Large losses are an unfortunate reality of investing in the stock market, but also the reason that the returns can be so great over time. Buy and hold only works if you do both when markets crash. It’s much easier to buy and hold during a bull market.
Everyone knows you should buy low and sell high. There are really only two ways to buy low in the stock market: (1) buy when stocks fall in price or (2) have a really long time horizon to invest.
The framework of buy and hold is really only a starting point. From there, it can be buy and hold AND determine a reasonable asset allocation AND utilize broad diversification AND rebalance periodically to stay within a stated tolerance for risk AND stick with the plan for the long-term.
Every investment strategy is impossible in some sense. Each one has psychological barriers.
Prussian General Carl von Clausewitz once said, “The greatest enemy of a good plan is the dream of a perfect plan.”
Buy and hold is a good plan for most investors (not all). It’s highly imperfect, but there are no perfect plans. Investors have to ask themselves if there really is a better route to increase the probability of long-term success.
Buy-and-hold is impossible (MarketWatch)
The cost of chasing returns (Fed Bank of St. Louis)
See Caveats on the Long-Term for my thoughts on some feedback from this post.
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I think there is a lot of truth to the comments about how difficult it is to just buy and hold. Over 20 yrs I’ve been mostly b&h in my 401K with one big exception, but avg annual return is a shade over 10%, so it’s treated me well. I did benefit from the one time I took a major departure from B&H. I felt scarred by the dot.com mess. I shifted to stable value accounts during the housing crisis – the basis for this is too long to repeat here – I moved about 10% of my holdings per month during 2008, and then started moving back in 2009. Very lucky on my timing. I guess the moral of the story is that even someone doing very well on B&H is tempted, and that temptation is what gets most people into trouble…. unlike my anecdotal story.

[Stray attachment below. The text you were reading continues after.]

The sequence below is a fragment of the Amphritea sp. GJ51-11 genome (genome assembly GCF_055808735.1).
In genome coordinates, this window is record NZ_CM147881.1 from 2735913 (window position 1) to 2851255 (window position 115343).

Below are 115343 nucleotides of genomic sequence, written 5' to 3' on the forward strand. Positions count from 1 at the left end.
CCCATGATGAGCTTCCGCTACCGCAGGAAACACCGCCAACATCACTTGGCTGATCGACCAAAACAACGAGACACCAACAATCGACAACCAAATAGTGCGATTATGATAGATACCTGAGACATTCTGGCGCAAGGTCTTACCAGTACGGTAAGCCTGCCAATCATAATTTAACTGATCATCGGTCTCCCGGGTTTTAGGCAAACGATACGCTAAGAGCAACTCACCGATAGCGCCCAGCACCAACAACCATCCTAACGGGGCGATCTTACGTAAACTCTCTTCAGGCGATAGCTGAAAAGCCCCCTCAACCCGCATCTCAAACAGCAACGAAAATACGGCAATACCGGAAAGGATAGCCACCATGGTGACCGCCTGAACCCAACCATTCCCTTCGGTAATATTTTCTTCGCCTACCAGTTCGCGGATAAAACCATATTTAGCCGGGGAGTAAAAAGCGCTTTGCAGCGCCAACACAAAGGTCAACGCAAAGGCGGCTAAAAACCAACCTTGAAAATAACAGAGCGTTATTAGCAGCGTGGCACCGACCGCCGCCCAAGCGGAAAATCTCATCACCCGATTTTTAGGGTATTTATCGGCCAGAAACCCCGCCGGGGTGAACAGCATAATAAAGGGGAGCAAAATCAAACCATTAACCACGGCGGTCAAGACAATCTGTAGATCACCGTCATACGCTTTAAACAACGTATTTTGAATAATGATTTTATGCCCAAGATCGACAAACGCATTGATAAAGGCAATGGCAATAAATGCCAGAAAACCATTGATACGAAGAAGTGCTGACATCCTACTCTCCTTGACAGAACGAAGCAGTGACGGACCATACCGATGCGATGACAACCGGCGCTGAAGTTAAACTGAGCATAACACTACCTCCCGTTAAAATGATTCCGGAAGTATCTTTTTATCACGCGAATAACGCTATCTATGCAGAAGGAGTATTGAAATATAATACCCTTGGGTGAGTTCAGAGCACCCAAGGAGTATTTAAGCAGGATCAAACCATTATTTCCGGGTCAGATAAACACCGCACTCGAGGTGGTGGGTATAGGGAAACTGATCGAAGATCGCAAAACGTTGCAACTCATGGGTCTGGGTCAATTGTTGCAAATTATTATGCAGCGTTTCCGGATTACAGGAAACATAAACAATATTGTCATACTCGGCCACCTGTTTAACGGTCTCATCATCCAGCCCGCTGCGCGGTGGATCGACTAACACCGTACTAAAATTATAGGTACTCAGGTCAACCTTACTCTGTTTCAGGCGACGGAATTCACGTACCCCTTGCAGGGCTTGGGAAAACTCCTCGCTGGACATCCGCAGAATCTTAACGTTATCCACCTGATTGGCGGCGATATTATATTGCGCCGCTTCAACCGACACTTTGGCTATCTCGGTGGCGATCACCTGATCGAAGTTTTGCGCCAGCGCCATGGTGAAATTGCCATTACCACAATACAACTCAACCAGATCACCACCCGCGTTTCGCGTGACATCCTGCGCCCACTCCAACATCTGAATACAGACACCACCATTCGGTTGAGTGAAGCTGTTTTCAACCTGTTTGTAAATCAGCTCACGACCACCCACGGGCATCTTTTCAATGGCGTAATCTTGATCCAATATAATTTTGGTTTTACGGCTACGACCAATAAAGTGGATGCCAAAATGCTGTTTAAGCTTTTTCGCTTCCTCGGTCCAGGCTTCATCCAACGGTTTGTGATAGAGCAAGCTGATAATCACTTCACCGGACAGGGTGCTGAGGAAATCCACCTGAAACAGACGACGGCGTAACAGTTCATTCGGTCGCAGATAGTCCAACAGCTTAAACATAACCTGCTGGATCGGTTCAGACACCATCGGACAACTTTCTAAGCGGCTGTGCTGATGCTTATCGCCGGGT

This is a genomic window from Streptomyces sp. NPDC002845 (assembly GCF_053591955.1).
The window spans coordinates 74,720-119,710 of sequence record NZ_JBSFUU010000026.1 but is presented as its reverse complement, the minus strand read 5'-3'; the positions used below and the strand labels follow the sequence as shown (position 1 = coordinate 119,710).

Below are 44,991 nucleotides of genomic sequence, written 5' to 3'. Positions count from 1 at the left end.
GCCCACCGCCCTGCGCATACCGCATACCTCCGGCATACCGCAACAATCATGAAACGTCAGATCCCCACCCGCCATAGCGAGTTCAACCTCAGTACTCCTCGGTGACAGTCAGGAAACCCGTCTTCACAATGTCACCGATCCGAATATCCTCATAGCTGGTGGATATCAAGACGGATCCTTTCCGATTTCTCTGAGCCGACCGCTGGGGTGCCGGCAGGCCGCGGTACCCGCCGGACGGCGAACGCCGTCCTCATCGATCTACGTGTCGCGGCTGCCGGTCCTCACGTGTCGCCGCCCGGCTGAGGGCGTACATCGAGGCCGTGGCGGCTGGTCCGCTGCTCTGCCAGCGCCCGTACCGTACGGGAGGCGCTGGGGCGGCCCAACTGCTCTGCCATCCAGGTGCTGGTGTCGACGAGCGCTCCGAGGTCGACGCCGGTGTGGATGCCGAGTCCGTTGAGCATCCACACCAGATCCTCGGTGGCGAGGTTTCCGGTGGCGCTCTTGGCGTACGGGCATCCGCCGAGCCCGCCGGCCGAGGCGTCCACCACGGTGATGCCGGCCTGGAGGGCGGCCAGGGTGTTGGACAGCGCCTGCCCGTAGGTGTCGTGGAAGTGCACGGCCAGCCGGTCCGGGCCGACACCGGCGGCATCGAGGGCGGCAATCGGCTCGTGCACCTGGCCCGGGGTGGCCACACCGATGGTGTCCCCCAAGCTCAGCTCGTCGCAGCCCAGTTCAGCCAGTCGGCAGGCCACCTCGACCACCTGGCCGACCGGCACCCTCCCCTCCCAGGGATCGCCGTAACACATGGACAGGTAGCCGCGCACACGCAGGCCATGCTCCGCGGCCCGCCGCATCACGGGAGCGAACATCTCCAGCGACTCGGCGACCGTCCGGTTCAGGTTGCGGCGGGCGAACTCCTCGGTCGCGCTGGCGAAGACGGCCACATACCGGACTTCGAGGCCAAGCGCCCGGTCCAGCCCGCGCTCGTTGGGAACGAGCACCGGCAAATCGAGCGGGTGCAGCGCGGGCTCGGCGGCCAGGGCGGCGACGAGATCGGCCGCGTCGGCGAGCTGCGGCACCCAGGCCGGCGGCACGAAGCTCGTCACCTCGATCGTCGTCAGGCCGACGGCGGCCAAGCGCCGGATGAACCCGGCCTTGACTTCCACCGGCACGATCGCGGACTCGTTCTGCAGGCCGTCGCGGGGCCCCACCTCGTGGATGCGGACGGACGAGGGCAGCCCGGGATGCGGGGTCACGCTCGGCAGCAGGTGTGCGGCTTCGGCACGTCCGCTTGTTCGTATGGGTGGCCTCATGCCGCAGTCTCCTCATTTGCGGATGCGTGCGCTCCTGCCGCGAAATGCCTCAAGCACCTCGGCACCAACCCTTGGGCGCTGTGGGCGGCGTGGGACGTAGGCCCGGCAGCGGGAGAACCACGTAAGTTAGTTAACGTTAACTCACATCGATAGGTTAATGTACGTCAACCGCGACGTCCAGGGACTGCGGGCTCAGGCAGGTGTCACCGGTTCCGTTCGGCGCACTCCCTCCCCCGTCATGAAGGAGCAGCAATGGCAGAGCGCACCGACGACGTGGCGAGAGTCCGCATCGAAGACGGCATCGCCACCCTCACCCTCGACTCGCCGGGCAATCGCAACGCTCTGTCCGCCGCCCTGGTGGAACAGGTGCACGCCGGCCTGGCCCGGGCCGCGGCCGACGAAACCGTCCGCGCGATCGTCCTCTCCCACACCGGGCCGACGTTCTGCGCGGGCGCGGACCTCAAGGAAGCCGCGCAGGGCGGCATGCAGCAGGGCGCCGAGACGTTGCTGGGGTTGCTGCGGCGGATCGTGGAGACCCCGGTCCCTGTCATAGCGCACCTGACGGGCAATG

Kudos on having the guts to move money back in during 2009. Sometimes it’s easier to get out than to get back in. Your story is a good case in point of the solid returns you can get from a b&h strategy as well over a pretty nasty stretch for financial market returns.
I completely agree with you that it’s not easy. Investing is hard no matter how you do it and b&h is no different. Plus the higher your account value gets from savings/gains makes it even harder because the dollar losses are much larger.
Thanks for sharing.
[…] Why ‘buy and hold‘ is a misnomer. (A Wealth of Common Sense) […]
Buy and hold to me is the best way to approach investing. Only put in money that you can afford to lose. Diversify your assets, live below your means. Another good idea, and one that I hope to implement soon myself, is to acquire some real estate to have another source of income to raise monthly cash flow.
Yes, there is risk in being an entrepreneur and utilizing leverage via loans and mortgages, but there is also risk in relying solely on your employer to provide for your livelihood.
Good point. A diversified stream of income is another way to reduce your risk.